Governments are spending to stimulate economies — and business should take advantage of incentives to go green…
…It even includes $5 billion for household weatherization. This means a boost for companies providing this - the U.S. Department of Energy has a goal to retrofit 10 million homes in the next 20 years.
But, this doesn’t just go for smart businesses — it goes for smart individuals. In order to weatherize those 10 million homes, the Department of Energy estimates they will need 1.25 million workers.
The job potential is comparable to that of Silicon Valley. Today, a specialized green degree will put new graduates in demand. Green stimulus is already addressing this — the U.S. Department of Commerce recently gave Hocking College a $1.6 million grant to build a learning facility for their sustainable energy programs.
It’s an interesting turn - green used to be focused on saving. Companies like Xerox already capitalized on this by switching to energy-saving bulbs and recycled paper. In doing so they saved 1.5 billions tons of waste and $2 billion dollars.
But saving isn’t enough anymore.
“The smarter companies will capitalize while the slower ones may not make it,” says Willard. “That’s life in the jungle of the corporations.”
That’s where the green light at the end of the tunnel becomes clear. Making this happen will be no easy feat - but it’s something your business will thank you for. Otherwise, you could get left in the dark.
John, this is exactly why I’m changing my company to focus primarily on performance contracting.
I am offering energy audits with infrared for all of my clients who hire me for energy home improvements.
All of my jobs will now have before and after audits that will scientifically prove the work that was completed was done right. Most contractors in my area don’t even have web sites yet, never mind doing certified energy audits with thermal imaging.
The next few months should be very interesting to say the least.
It’s a little early, but I am going let the cat out of the bag…
We are going to start a FREE 4 hour “Energy Audit & Weatherization”
class once a month. It will based on a 12 point energy audit standard
and will be a good place to ask questions and kick around new ideas
about marketing. It will be perfect for those who already use the
infrared camera and want to know what to expect as they expand
their business into the Energy Audit market, like you are doing.
The webinar class will be live and free to everyone.
When you say “certified energy audits” who or what organization certifies them? I am a RESNET Certified energy rater but as far as I know RESNET has not yet completed their existing home energy audit program. Is that true? I do energy audits but I do not know how to get them “certified”. I tried Home Tune-up but I thought the report was more fluff and useful info. By the way I agree that using an IR camera produces a much better energy audit for the client.
InterNACHI is developing a course for the new professional designation
they have filed… called “Certified Master Energy Auditor”.
Our 4 hour FREE class for “energy audits & weatherization” will be a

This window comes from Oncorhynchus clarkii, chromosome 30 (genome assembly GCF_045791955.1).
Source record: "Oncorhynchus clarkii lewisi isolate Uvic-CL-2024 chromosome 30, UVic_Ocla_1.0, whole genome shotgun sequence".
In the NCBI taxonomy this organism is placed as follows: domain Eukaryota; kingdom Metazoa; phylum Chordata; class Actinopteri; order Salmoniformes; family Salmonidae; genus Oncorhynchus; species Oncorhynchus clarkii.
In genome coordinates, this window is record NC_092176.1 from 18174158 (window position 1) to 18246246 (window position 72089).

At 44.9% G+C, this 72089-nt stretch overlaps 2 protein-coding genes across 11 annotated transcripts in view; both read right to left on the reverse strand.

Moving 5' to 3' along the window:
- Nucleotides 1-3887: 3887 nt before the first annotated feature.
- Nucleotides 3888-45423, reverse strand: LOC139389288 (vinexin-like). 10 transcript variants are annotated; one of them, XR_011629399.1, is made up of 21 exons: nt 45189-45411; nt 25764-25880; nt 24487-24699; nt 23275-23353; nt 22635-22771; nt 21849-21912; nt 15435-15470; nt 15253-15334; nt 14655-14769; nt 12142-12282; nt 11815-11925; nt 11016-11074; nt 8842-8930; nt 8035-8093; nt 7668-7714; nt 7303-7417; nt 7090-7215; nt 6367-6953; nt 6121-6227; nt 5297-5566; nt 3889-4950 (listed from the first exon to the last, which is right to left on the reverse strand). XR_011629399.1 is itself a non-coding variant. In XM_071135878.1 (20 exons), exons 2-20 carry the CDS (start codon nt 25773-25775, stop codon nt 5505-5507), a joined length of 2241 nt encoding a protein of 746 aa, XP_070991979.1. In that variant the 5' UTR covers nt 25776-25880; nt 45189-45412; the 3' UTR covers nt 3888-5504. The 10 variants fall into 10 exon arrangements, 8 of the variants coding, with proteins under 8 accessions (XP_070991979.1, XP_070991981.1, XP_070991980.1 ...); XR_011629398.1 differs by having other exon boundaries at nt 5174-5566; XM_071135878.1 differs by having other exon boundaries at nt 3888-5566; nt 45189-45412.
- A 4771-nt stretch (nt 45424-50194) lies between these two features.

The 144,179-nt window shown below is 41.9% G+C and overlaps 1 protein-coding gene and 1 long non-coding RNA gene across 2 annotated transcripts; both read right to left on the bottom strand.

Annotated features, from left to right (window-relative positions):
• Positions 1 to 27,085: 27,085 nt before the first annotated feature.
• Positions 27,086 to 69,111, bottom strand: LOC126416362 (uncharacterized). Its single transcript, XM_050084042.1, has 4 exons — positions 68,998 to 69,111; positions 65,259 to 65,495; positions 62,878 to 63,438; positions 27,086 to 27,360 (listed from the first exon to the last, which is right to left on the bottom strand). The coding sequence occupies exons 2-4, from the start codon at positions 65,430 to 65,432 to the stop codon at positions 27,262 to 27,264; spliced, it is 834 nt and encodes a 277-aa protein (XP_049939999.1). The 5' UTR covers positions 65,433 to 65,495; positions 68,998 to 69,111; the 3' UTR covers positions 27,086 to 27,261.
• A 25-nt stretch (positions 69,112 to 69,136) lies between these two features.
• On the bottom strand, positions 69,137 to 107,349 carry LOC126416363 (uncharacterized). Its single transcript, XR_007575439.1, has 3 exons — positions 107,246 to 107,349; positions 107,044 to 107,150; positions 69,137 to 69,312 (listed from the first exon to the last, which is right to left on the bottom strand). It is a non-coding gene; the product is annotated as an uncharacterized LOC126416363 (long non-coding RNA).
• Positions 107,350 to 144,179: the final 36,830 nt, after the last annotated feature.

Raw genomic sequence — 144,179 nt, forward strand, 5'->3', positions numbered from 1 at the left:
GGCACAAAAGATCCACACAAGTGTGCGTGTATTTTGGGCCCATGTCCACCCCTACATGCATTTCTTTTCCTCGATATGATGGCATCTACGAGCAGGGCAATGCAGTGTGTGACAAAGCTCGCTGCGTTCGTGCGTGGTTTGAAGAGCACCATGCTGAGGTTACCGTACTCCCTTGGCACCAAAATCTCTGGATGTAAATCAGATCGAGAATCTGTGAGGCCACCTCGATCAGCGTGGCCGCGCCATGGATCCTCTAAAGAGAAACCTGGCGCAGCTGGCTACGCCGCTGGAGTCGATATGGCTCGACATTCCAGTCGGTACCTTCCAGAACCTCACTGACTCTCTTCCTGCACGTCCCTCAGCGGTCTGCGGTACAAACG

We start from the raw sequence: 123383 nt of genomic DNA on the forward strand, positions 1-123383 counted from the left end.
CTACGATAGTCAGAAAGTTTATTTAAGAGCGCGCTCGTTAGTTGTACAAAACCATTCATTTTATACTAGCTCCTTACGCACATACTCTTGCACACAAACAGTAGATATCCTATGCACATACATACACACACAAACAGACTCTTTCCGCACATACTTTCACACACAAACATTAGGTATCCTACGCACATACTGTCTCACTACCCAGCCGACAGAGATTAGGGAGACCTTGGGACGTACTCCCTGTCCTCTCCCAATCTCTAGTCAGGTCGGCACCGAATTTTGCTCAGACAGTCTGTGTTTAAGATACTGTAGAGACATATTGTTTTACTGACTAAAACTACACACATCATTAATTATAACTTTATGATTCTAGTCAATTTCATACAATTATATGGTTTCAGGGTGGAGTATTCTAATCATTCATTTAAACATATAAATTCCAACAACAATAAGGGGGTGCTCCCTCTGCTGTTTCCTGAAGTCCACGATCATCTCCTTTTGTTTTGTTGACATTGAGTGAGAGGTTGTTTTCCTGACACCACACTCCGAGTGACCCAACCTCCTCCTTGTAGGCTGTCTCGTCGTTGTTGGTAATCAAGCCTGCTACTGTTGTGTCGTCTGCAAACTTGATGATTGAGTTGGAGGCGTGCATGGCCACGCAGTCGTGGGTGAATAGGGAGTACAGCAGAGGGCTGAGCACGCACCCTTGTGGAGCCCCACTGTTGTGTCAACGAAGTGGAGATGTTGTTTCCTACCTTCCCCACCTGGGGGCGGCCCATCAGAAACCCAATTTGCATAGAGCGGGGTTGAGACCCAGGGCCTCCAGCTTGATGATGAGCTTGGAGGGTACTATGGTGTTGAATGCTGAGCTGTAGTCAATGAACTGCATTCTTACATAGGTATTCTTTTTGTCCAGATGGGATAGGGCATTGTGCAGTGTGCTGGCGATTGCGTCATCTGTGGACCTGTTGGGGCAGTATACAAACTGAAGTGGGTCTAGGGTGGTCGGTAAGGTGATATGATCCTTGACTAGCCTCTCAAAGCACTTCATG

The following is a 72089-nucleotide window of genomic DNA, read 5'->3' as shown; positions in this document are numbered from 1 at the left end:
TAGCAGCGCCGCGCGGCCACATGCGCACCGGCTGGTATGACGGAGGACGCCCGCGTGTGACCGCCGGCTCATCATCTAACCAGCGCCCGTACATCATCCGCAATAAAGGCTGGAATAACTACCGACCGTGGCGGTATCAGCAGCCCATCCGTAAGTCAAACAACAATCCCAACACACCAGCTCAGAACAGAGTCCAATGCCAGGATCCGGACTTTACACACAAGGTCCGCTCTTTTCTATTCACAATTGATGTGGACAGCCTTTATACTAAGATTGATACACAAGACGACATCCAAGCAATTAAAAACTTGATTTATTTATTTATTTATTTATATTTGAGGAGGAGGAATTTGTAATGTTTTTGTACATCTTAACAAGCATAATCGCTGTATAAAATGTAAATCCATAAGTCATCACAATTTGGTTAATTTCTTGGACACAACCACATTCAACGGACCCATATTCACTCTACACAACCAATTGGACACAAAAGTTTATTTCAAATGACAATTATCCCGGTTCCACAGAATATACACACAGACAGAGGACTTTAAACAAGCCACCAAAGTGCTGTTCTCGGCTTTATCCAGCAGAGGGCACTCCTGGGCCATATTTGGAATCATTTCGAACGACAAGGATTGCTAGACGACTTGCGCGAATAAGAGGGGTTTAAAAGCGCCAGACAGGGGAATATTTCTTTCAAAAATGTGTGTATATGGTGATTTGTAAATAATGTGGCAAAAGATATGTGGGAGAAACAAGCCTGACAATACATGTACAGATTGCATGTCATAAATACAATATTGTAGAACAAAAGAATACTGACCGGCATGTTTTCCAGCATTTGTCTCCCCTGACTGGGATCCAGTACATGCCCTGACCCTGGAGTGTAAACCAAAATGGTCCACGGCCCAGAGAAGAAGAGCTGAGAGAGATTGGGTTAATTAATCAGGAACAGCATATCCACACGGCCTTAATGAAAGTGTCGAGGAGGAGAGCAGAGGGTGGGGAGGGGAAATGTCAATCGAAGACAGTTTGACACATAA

good starting point for those who want to learn about this field.
By doing this class once a month, it will provide a live forum for
discussing new issues as this market expands.
I am totally convinced that the energy saving market is going to
explode and be an area of great profit for those who can adapt for it.
It’ll be interesting to see all these energy auditors reaping the financial benefits of this new lucrative industry and then coming to the “not for everyone” section and bashing Obama’s policies. Kinda like you’ve done until you see the dollar signs.
Regardless if some people feel it is right or wrong, the weatherization of
buildings does create a new emerging market for home inspectors
who want to move into doing energy audits and help in the weatherization
If it bothers some people’s conscience, then they might need to abstain.
I have no problem with those who feel that way.
I think energy audits can be a good thing if done by a trained and honest technician. If you do a thorough visual inspection, use an IR camera, use a good energy audit program and make valuable recommendations to the client an energy audit can benefit the homeowner. Audits done by window and insulation salesman with products to sell are in many instances less than beneficial. For example, to replace all your windows to “save” on energy costs is a bad buy.
I do believe, however, that many home inspectors could use some formal training in the energy field before begining audits. Areas such as modern building principles, a review of high school physics and air conditioner sizing would be helpful. I still see HVAC contractors oversizing the units by a large amount. Although not required blower doors and duct blasters do have a place when required. I recently did an audit (2400 sq ft house in south Texas) where the avaerage summer electric bill is 500
at .075 a Kw/hr. All I could find with the visual inspection and the IR camera was a very small area where the insulation was misaligned and a supply duct to a room built into the garage… I could not easily get to much of the attic where the ducts are. The duct blaster revealed a large leak in the ducts and we found after some searching a disconnected supply duct. I guarantee the cost of the audit will be recovered this summer.